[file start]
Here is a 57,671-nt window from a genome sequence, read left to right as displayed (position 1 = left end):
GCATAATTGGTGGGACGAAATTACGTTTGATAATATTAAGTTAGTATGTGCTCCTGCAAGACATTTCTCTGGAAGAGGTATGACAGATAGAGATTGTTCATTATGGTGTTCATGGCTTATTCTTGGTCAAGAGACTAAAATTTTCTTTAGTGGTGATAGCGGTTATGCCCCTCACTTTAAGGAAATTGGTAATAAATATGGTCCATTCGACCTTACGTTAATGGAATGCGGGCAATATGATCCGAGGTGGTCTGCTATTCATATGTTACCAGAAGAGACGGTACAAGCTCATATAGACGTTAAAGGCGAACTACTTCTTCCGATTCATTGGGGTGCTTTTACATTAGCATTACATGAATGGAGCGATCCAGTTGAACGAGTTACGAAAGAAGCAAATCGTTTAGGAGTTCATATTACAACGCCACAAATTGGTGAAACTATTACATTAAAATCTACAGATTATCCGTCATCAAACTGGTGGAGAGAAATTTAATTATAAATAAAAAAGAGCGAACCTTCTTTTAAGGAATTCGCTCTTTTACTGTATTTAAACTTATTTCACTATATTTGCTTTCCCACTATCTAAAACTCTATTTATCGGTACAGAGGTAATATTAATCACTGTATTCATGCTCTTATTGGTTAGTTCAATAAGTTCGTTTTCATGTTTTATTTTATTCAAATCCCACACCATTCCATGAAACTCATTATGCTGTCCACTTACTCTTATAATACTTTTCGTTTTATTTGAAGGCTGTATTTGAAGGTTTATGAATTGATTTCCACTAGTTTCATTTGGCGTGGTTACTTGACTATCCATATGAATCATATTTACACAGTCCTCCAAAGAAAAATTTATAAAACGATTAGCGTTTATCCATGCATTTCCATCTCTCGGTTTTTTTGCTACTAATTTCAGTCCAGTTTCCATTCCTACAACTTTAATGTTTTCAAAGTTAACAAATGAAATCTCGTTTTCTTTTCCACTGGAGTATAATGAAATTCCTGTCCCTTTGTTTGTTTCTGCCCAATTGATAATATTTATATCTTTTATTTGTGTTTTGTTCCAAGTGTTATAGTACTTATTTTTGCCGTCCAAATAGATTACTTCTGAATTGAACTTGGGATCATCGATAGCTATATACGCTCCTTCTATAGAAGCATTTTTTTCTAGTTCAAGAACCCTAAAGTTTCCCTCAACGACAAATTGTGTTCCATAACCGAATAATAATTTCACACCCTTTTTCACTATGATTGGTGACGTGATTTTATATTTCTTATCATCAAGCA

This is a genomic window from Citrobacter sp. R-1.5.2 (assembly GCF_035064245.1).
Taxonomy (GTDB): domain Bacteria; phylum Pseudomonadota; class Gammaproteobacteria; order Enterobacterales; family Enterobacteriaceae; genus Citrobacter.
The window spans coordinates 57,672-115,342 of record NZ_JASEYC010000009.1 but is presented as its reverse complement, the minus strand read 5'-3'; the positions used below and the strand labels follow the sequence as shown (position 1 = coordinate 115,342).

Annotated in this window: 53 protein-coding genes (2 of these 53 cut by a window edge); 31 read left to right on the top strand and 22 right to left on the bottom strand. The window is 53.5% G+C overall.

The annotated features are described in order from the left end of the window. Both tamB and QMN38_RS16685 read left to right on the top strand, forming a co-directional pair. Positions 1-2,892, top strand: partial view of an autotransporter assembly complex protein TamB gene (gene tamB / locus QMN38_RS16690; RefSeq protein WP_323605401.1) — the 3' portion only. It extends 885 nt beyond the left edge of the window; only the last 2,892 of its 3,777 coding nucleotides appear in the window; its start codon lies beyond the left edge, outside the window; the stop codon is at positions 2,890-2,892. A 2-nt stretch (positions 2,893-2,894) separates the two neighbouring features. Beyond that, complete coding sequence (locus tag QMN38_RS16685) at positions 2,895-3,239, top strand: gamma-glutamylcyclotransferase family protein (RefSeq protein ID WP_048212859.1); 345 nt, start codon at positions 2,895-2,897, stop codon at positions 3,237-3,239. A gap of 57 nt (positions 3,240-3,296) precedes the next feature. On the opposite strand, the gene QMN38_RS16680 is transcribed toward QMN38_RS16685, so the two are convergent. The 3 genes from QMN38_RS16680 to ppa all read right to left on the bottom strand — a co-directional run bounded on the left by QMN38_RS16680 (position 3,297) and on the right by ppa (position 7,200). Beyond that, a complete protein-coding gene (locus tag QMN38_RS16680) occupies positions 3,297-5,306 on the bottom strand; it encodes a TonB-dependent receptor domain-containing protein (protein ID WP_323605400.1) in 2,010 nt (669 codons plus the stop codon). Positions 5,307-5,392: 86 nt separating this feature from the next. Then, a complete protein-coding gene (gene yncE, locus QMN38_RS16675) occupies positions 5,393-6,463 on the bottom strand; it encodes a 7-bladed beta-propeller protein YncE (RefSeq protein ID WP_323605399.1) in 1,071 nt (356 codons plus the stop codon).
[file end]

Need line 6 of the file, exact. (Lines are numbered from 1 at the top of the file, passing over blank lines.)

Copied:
Annotated in this window: 53 protein-coding genes (2 of these 53 cut by a window edge); 31 read left to right on the top strand and 22 right to left on the bottom strand. The window is 53.5% G+C overall.